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Coins Specialist

Celtic Coinage - Introduction

A very brief historical introduction

Celtic coins

Celtic coinage is the most intriguing and varied of all the British coins as no one knows specifically for whom, when or where they were produced. They were struck by hand in gold, silver and bronze and used for approximately 150 years. The earliest coins to circulate in Britain c150BC were made in Gaul and are known as Gallo-Belgic A-F. The (A) being derived from the Macedonian gold staters of Philip II (359-336B.C.)

Coins were brought to Britain by trade, as pay for returning mercenaries, by raiders and settlers from the Continent, and gifts between tribal leaders. The first British coins to be produced were the cast bronze "Thurrock Potins" c100BC. The production of gold coins started c70BC with the 'Westerham Stater' being the first distinctive British Stater.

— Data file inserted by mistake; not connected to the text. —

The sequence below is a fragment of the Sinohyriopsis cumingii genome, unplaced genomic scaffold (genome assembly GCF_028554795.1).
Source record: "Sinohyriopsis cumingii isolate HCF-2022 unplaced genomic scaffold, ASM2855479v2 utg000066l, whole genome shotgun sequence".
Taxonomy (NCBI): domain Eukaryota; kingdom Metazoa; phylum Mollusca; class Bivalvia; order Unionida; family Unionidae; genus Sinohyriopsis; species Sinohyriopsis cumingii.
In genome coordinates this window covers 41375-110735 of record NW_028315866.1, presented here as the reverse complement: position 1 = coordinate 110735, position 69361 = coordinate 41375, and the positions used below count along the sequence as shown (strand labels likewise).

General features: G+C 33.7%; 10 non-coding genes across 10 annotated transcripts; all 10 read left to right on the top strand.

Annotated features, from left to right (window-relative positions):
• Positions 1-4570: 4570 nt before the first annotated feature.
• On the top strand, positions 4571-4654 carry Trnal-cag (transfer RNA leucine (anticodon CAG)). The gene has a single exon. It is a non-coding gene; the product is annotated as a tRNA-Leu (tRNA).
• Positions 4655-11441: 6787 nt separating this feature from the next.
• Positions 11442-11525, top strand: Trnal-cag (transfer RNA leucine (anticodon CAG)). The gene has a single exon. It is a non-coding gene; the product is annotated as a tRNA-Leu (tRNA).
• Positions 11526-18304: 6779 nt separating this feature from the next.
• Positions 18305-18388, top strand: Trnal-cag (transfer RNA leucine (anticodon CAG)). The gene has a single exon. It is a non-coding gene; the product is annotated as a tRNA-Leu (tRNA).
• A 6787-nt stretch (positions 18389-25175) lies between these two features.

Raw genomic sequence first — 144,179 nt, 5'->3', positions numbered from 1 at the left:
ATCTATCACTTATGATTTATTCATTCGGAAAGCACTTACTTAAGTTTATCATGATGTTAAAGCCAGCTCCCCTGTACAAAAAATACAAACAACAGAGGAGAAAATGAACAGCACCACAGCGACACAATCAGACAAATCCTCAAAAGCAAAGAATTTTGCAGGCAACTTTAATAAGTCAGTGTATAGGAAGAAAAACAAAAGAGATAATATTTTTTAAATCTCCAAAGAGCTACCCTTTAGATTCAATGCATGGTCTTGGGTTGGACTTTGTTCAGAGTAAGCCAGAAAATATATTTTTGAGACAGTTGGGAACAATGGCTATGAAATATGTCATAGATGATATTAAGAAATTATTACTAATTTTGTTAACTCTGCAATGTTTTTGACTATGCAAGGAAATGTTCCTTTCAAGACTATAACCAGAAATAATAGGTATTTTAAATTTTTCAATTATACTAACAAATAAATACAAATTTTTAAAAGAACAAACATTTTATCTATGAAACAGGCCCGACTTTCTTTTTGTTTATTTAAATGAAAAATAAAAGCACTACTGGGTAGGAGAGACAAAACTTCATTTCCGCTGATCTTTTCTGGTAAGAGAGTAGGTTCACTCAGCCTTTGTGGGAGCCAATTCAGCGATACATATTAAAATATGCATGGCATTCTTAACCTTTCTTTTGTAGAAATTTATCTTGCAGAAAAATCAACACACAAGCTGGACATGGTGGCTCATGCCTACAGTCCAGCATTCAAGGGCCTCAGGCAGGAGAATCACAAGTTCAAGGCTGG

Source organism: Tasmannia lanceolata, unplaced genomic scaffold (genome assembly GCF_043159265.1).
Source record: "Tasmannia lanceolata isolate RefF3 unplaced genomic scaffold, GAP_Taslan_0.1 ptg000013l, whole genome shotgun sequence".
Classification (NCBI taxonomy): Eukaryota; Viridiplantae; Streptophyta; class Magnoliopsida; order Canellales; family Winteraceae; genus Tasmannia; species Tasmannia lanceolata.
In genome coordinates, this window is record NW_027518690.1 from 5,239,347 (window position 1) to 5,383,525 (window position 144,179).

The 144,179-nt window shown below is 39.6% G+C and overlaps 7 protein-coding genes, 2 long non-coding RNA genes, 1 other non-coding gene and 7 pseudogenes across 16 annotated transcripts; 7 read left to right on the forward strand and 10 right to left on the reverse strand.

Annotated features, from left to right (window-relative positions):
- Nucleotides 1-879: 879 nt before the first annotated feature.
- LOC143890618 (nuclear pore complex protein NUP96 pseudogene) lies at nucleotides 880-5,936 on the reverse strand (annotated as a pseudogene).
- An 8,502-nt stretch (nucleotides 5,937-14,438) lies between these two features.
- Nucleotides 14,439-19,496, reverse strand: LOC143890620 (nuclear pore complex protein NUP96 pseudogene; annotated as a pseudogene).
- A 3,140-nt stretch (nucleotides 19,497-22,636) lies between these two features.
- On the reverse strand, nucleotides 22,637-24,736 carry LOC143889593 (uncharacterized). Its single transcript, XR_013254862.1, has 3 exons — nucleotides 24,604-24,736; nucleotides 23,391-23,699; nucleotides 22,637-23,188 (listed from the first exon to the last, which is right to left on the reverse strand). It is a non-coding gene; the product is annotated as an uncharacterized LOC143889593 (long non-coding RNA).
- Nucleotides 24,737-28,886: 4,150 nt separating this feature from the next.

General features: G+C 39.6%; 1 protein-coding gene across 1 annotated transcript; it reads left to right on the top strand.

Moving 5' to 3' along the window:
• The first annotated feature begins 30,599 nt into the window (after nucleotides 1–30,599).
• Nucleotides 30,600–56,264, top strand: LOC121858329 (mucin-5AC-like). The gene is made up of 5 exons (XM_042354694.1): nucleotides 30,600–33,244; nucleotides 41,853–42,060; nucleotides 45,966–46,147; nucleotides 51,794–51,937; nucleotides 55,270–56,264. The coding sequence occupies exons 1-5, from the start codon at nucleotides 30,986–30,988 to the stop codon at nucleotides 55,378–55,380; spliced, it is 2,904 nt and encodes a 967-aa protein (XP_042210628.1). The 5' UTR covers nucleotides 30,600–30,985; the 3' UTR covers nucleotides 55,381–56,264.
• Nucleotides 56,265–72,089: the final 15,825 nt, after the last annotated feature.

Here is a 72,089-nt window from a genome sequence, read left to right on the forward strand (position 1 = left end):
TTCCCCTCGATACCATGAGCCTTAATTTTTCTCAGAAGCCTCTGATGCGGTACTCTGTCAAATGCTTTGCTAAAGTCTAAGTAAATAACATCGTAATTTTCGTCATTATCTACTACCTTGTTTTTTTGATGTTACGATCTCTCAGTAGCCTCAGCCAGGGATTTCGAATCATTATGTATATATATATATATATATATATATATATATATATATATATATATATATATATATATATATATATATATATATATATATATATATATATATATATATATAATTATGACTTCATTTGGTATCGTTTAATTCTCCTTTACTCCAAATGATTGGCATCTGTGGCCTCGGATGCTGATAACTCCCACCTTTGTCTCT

From Julius Caesars expeditions to Britain in 55/54BC to the Claudian invasion in 43AD, southern Britain was increasingly influenced by the Romans. Latin legends began to appear for the first time. The first inscribed staters to appear were inscribed 'COMMIOS' possibly issued by Caesar's Commius.

Coinage still continued to be produced after the Roman invasion of 43AD. But in 61AD with the death of King Prasutagus and the suppression of the Boudiccan revolt that followed, Celtic coinage came to an end.